The US Federal Aviation Administration (FAA) has proposed that drones can only be flown during daylight hours, below 500 feet, and at 100 mph or less. They must also be at least five miles away from an airport. In addition, pilots would have to maintain constant visual contact with the drone and would be required to hold a new FAA certificate.
Eagles says this provides a good basis for progress, containing the key criteria that would make for an effective global standard: line of sight, a height limit, and a minimum distance from airports.
Certification processes would be applied to RPAS above a certain weight—which is approximately aligned with the vehicle’s capability. At the moment, this differs from country to country. In Canada, for example, it is 35kg while in the United Kingdom it is 20kg.
Alongside certification, standards must be developed to cover communications, radio frequency spectrum limits, separation standards, navigational capabilities and much more. It is a long list.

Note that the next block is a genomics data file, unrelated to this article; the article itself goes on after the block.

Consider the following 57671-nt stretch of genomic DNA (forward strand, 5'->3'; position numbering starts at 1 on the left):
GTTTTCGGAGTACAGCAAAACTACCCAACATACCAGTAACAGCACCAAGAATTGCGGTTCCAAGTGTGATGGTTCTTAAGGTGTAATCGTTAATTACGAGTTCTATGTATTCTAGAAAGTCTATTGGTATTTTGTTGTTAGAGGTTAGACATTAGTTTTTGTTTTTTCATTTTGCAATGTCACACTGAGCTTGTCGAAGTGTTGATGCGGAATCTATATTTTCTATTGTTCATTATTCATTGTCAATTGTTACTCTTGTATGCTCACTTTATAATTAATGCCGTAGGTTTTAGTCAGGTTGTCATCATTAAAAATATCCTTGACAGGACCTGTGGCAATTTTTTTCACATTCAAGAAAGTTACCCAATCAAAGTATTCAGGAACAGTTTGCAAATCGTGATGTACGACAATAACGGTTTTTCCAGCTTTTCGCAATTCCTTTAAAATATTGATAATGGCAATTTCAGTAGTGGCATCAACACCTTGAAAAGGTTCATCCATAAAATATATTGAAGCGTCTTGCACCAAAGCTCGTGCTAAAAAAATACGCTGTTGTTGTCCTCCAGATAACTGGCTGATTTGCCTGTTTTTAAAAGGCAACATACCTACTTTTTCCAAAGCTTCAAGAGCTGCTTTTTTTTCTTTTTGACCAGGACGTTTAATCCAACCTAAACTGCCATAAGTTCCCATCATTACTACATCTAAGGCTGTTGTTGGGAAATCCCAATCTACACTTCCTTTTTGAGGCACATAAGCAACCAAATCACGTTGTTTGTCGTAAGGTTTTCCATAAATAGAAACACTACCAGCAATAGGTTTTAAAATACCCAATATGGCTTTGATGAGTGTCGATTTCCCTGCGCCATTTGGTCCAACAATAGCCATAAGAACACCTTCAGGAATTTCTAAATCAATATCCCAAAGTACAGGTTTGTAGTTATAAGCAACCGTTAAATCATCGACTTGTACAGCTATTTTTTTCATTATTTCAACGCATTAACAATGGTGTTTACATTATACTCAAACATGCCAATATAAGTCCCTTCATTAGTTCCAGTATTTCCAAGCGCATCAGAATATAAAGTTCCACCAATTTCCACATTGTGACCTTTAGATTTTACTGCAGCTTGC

IATA is working on the RPAS panel at ICAO to develop the requisite standards and recommended procedures. In the meantime, ICAO has issued RPAS guidelines and urged countries to consider these when designing a regulatory response to the sector.
Work continues elsewhere. The FAA has just announced the Pathfinder program on the subject, and NASA is compiling a potential infrastructure for the United States. In Europe, the SESAR Joint Undertaking is examining how to integrate RPAS into SESAR.
“The industry is involved in many of these initiatives,” says Eagles. “It’s critical that we work together with the authorities in shaping the operating environment.
“There has been enormous investment in RPAS by major technology companies and venture capitalists,” he says. “And the vehicles are being manufactured at an incredible rate. So we can’t keep doing this on a case-by-case basis and create a patchwork of regulations. There need to be clear guidelines that can followed globally.”